31 January 2017

I wasted a lot of time correctly defining angular modules. Here’s the problem and the solution.

Consider the following angular app:

<html ng-app="myApp">
<script src="https://ajax.googleapis.com/ajax/libs/angularjs/1.5.7/angular.min.js"></script>
<script type="text/javascript">
    var myApp = angular.module('myApp', []);
    myApp.controller('MyController', ['$scope', function($scope) {  
        $scope.result = 'test';
    var myApp2 = angular.module('myApp');
    myApp2.controller('MyController2', ['$scope','$window', function($scope,$window) {
        $scope.result2 = 'test2';
  <div ng-controller="MyController">
  <div ng-controller="MyController2">

While creating both myApp and myApp2 is redundant, it is used in this example because eventually MyController and MyController2 will be separated into two separate files.

If you change the line:

var myApp = angular.module('myApp', []);


var myApp = angular.module('myApp');

or change the line:

var myApp2 = angular.module('myApp');


var myApp2 = angular.module('myApp', []);

The example code will no longer work. If you look at the console, you may see the nomod error. In the description, it says that adding the empty array of dependencies to angular.module defines a new module of name myApp, and calling angular.module without that argument returns a reference to an existing module of name myApp.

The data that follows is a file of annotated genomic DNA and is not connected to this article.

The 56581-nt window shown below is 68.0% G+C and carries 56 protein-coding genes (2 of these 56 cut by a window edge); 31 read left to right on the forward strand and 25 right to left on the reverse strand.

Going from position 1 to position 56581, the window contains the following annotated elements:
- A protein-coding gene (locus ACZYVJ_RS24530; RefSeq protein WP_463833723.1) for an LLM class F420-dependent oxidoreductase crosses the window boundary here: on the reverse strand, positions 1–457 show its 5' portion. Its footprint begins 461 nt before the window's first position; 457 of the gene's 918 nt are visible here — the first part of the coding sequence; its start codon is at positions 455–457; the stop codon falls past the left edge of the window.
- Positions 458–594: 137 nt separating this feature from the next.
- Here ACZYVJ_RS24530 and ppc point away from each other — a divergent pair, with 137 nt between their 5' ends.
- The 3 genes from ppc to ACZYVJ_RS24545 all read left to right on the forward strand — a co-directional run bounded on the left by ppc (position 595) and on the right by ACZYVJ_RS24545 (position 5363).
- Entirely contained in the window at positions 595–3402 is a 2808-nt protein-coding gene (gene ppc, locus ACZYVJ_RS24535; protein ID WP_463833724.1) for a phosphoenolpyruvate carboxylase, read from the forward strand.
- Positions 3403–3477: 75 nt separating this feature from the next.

In the first change, removing the empty array results in an error due to angular looking up a module that does not exist. In the second change, adding the empty array results in an error due to angular attempting to define a module that already exists.

This implementation is confusing to me - I think that angular should instead accept angular.module(‘appname’) without a second argument when there are no dependencies, and have a separate function for returning references to the module. If angular.module was called more than once, it could then return an error message that the module is already defined. However, I’m a newcomer to Javascript and angular so there’s probably a good reason it isn’t implemented this way that I’m unaware of.

This implementation means the developer must take care to know which dependencies are needed accross all controllers they wish to use, and also to make sure that the module is created first, and any subsequent controllers get attached to a reference, rather than re-defining the module.

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